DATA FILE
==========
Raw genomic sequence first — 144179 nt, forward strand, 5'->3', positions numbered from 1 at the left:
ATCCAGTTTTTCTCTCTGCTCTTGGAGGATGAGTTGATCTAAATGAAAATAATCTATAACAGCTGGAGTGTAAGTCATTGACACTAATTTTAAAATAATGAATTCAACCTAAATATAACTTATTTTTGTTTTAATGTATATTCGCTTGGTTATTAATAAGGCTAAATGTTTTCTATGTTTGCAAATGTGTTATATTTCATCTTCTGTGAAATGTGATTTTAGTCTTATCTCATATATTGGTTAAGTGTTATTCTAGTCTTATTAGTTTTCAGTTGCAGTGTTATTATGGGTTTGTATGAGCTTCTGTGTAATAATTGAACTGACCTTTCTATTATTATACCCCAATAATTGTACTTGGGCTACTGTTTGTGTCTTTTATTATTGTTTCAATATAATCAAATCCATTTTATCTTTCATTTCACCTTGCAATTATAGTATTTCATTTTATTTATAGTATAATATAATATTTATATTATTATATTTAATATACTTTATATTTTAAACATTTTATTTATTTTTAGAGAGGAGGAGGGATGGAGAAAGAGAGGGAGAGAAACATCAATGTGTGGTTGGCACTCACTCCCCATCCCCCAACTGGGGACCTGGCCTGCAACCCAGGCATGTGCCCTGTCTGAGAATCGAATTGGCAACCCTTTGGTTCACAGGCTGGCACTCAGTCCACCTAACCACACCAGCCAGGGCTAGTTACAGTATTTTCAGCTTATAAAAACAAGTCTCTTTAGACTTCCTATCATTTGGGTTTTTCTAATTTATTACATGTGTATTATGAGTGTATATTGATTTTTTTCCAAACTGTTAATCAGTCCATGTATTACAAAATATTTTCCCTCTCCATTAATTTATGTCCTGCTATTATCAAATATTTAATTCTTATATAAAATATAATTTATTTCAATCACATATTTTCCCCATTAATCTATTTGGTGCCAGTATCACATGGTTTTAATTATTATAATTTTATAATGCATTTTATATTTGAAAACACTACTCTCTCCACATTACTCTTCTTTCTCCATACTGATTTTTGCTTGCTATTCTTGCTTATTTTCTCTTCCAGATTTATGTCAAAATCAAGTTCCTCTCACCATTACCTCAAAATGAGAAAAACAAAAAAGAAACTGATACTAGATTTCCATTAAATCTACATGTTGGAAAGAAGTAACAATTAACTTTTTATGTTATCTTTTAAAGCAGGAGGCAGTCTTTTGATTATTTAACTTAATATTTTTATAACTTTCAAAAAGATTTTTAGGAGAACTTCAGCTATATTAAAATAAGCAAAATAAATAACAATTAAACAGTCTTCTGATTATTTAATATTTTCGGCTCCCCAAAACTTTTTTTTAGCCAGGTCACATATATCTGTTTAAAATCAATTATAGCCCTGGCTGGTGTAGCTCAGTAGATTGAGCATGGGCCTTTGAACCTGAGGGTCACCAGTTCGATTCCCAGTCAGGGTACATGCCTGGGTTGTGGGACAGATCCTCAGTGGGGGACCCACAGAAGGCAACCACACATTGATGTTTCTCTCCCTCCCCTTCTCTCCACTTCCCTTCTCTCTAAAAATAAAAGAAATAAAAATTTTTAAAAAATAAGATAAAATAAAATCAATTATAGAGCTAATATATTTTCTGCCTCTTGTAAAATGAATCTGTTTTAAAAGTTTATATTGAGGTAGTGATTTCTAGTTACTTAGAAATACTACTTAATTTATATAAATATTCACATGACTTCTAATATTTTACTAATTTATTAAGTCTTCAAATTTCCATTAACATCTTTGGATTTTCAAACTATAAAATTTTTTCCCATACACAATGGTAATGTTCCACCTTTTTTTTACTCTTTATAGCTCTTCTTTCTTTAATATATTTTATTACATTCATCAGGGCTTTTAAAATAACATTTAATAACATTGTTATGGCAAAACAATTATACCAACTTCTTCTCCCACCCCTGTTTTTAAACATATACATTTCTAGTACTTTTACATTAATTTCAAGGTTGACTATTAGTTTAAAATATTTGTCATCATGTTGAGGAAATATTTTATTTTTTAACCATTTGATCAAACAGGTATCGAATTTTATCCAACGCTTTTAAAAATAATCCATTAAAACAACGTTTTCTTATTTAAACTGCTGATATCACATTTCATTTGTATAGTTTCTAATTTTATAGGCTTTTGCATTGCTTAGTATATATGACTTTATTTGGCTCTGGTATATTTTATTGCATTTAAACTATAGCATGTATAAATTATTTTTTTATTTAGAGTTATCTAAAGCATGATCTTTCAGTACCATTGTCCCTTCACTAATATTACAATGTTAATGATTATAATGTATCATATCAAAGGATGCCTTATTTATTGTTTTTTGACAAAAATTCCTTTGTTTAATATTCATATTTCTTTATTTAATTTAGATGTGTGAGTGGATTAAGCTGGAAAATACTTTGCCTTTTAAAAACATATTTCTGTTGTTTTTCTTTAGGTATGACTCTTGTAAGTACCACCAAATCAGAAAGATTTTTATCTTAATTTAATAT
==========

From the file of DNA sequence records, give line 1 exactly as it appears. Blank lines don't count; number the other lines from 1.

Raw genomic sequence first — 144179 nt, forward strand, 5'->3', positions numbered from 1 at the left: